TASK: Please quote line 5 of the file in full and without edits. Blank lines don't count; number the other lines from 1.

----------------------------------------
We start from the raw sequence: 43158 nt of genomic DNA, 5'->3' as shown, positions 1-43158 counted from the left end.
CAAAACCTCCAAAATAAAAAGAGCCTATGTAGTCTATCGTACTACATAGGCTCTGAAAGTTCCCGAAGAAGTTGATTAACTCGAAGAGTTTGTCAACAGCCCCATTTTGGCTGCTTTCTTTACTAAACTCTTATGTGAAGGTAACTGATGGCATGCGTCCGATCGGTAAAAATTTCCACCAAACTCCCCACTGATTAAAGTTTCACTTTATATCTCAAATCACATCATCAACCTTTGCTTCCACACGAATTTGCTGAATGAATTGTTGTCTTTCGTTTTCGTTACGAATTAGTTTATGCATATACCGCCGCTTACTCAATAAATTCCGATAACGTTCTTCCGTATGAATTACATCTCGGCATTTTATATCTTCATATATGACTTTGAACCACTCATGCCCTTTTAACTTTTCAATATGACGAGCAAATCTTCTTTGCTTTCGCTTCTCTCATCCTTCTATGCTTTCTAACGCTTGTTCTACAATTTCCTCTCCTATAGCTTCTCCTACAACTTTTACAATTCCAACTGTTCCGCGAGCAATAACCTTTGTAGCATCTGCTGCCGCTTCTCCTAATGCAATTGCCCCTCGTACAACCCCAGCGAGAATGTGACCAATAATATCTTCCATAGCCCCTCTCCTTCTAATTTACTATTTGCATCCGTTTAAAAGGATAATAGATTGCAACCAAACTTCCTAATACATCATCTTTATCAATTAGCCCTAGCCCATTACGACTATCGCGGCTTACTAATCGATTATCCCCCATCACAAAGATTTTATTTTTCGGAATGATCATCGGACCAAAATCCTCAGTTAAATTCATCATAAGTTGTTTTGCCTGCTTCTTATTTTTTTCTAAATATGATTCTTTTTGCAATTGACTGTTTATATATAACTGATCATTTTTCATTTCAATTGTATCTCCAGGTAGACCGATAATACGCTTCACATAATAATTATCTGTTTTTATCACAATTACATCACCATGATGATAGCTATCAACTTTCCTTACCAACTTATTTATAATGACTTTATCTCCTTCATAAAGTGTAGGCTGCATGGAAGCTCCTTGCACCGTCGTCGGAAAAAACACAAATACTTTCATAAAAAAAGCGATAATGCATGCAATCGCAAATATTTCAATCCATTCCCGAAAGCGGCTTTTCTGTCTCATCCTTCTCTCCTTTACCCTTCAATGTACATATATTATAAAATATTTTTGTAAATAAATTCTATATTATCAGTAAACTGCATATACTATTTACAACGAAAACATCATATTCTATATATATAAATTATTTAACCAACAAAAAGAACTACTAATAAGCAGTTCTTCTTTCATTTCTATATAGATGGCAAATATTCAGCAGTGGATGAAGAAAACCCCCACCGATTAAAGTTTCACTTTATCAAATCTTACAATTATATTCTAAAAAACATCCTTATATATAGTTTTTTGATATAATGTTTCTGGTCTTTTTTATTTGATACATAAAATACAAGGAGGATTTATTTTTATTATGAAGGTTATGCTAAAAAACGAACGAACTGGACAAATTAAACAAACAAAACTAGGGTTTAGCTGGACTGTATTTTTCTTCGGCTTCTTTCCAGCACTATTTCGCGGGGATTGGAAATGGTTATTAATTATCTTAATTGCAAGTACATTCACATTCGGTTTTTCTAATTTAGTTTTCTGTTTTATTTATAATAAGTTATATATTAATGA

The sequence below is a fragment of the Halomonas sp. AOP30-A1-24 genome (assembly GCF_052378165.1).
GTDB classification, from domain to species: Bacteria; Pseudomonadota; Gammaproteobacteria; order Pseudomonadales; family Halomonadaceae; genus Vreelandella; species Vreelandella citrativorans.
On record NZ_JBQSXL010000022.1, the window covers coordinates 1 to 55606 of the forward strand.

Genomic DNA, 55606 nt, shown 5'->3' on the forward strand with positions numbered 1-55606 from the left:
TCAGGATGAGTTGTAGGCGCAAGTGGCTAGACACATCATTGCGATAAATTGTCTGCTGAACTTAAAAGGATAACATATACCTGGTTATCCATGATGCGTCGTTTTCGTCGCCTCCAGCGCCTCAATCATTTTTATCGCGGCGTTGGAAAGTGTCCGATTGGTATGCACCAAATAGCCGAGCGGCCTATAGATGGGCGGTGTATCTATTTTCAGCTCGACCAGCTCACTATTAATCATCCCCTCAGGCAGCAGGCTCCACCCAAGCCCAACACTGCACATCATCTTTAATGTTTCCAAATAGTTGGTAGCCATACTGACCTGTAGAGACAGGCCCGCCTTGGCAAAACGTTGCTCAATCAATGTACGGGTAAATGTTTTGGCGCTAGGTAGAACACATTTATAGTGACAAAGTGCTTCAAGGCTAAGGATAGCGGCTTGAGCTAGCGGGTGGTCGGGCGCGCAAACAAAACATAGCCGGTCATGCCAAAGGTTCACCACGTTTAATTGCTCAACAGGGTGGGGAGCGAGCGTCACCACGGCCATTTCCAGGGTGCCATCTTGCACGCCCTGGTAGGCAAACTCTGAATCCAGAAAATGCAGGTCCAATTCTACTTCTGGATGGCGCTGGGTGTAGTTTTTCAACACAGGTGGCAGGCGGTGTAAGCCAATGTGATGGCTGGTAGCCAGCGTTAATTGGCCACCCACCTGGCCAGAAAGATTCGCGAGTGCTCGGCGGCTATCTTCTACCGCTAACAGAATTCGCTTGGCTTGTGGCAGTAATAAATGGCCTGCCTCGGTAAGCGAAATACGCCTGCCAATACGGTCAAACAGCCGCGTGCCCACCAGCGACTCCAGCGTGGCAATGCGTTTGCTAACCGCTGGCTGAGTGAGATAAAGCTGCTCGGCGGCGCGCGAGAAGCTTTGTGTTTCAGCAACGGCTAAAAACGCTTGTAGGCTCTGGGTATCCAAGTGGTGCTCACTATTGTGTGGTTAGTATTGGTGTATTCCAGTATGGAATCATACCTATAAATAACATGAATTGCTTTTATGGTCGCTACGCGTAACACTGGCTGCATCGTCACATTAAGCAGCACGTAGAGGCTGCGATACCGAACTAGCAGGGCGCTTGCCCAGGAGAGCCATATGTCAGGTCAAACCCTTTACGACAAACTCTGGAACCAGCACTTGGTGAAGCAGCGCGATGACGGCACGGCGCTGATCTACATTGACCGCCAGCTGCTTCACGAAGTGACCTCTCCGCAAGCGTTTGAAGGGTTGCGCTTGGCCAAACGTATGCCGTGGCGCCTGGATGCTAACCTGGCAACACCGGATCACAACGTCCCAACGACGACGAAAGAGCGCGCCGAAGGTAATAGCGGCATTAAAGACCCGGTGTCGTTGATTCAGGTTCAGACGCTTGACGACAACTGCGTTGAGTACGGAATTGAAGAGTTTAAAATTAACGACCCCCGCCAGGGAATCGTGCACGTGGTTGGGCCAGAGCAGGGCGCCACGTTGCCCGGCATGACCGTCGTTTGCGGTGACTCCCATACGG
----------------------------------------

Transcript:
On record NZ_JBQSXL010000022.1, the window covers coordinates 1 to 55606 of the forward strand.